Last Updated on June 23, 2022
It’s been a couple of months since I wrote my article on How To Find Cheap Flights, and I wanted to follow up with another flight hack tip plus the introduction of a flight comparison website I recently added to the list of usual websites I use when looking for a flight. This one is especially useful if you are looking to travel to or within Australia.
I want that flight!
I’ve usually taken advantage of the exchange rate between the Euro and US Dollar, but due to the weak Euro, this doesn’t work very well at the moment.
However, the Australian Dollar is still considerably stronger than the US Dollar, which is why it can pay off to use an Australian booking website. And this is where I want that flight comes in, an Australian-based flight search engine that finds the cheapest airfare for you, both within Australia and internationally.While the site functions pretty much the same way as any other flight search website – allowing you to search for flexible dates and receive flight alerts by email (informing you about price drops for a flight route on your chosen date), plus additional search functions for hotels and rental cars. If you’re simply looking to go on a trip but have yet to decide where to go, you can sign up for the I want that flight newsletter with the cheapest air fare to all destinations from your home airport.
I used the website to look up some flights for my next trips, using actual dates and routes I am thinking of flying, and compared the fare that I found on I want that flight with some of the major flight search engines: Kajak, Skyscanner and Priceline.
While I want that flight didn’t necessarily have cheaper rates, it was the exchange rate between Australian Dollar and US Dollar that made I want that flight the clear winner.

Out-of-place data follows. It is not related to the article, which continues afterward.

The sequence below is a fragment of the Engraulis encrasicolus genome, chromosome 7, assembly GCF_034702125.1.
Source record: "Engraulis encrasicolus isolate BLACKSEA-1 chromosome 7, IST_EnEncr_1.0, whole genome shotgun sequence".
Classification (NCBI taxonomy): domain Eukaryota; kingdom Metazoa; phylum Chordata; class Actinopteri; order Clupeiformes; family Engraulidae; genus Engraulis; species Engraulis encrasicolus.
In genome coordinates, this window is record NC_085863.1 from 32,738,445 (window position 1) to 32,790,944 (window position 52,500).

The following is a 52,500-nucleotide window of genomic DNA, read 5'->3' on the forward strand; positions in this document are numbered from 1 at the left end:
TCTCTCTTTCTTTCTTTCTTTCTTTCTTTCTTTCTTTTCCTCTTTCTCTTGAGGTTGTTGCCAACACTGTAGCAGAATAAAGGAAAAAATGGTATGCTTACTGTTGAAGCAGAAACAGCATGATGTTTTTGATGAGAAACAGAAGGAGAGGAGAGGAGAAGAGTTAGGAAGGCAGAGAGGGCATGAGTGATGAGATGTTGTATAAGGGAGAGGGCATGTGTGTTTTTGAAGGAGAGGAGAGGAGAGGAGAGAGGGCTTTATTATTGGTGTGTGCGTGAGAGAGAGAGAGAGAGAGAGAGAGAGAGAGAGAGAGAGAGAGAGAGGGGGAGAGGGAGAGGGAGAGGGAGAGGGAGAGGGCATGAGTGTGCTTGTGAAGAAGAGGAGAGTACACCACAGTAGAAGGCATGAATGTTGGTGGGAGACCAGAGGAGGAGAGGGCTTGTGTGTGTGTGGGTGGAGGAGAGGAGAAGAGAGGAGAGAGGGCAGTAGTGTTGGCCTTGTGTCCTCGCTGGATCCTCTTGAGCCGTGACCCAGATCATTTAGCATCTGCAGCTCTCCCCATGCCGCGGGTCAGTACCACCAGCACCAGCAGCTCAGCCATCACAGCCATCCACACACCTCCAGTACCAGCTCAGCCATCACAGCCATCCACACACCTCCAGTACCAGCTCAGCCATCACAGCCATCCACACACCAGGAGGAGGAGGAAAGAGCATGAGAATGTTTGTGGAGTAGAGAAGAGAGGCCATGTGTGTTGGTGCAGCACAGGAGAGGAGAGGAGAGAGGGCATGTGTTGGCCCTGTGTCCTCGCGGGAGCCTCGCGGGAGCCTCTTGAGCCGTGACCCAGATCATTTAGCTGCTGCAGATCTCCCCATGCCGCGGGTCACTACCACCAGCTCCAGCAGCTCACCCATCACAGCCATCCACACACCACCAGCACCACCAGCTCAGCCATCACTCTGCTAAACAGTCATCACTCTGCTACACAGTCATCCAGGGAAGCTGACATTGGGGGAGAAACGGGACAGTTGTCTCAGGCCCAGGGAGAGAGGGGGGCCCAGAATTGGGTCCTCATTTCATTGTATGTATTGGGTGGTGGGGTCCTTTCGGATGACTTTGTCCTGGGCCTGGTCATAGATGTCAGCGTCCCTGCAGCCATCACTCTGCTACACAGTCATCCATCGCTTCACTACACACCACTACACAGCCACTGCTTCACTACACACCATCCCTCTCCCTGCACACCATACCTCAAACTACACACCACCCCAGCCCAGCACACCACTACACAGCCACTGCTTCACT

Flight search 1: Bangkok – Melbourne, round-trip, 07/12/15 – 11/01/16
To make things easier, I converted all prices into US Dollars. (Note: Later on I noticed that I can actually have all prices shown in various currencies, including U.S. Dollars). I compared the cheapest and second cheapest flight found on each website. As you can see, I Want That Flight found the cheapest flights, followed by Skyscanner. Thanks to the currency exchange rate, you can save quite a few dollars when booking through IWTF.But the true star of the show was a flight that didn’t come up in IWTF’s listing, but in a separate pop-up window that lead me to Expedia through an IWTF affiliation, where this flight was offered:A round-trip Bangkok to Melbourne for AUD535.84, which equals USD423.12.
This is a huge difference to all of the rates offered by the US based websites, and just over US$200 for a flight from Thailand to Australia (and back)!
Flight search 2: New York City – London, one-way, 27/07/15
Here are the results of my second search, NYC to London. I included the four cheapest fares of each website:
As you can see, IWTF found a flight on Ukraine International that didn’t come up in any of the other search engines and was just under $100 cheaper than the flights found on Skyscanner, Kayak and Priceline! The second cheapest flight on IWTF on Norwegian Air is still cheaper on IWTF than it is on Skyscanner, beating all other second cheapest flights by far.
Since I want that flight is an Australia-based booking website, I decided to do another search within Australia.
Flight search 3: Melbourne – Sydney, one way, 17/06/15
It can pay off to use a booking site with a currency that is stronger than your own. No matter if you’re planning to visit Australia or not, I recommend bookmarking I want that flight as a solid addition to the flight search engines you usually use, and comparing prices on IWTF before purchasing a plane ticket.
More flight hacking tips
Another flight hack trick is to choose a different currency than your home currency to book a flight – JohnnyAfrica wrote a detailed post on how he saved $150 on flights simply by booking them in a different currency on Norwegian Air, an airline I’ve taken a couple of times on transatlantic flights now and have yet to find something to complain about, even though it is a budget airline – but nothing beats a $261 flight from Europe to California, right? While it takes a little effort to play around with a booking website and test out different currencies, it certainly saves you a lot of money.
Last but not least, I wanted to share a recent article in Time Magazine, outlining how you can save money on booking flights when using a ‘fake’ location. Read the full article here: Use a ‘Fake’ Location to Get Cheaper Plane Tickets.
Do you have any other tips to find cheap flights? Feel free to share them in the comments below.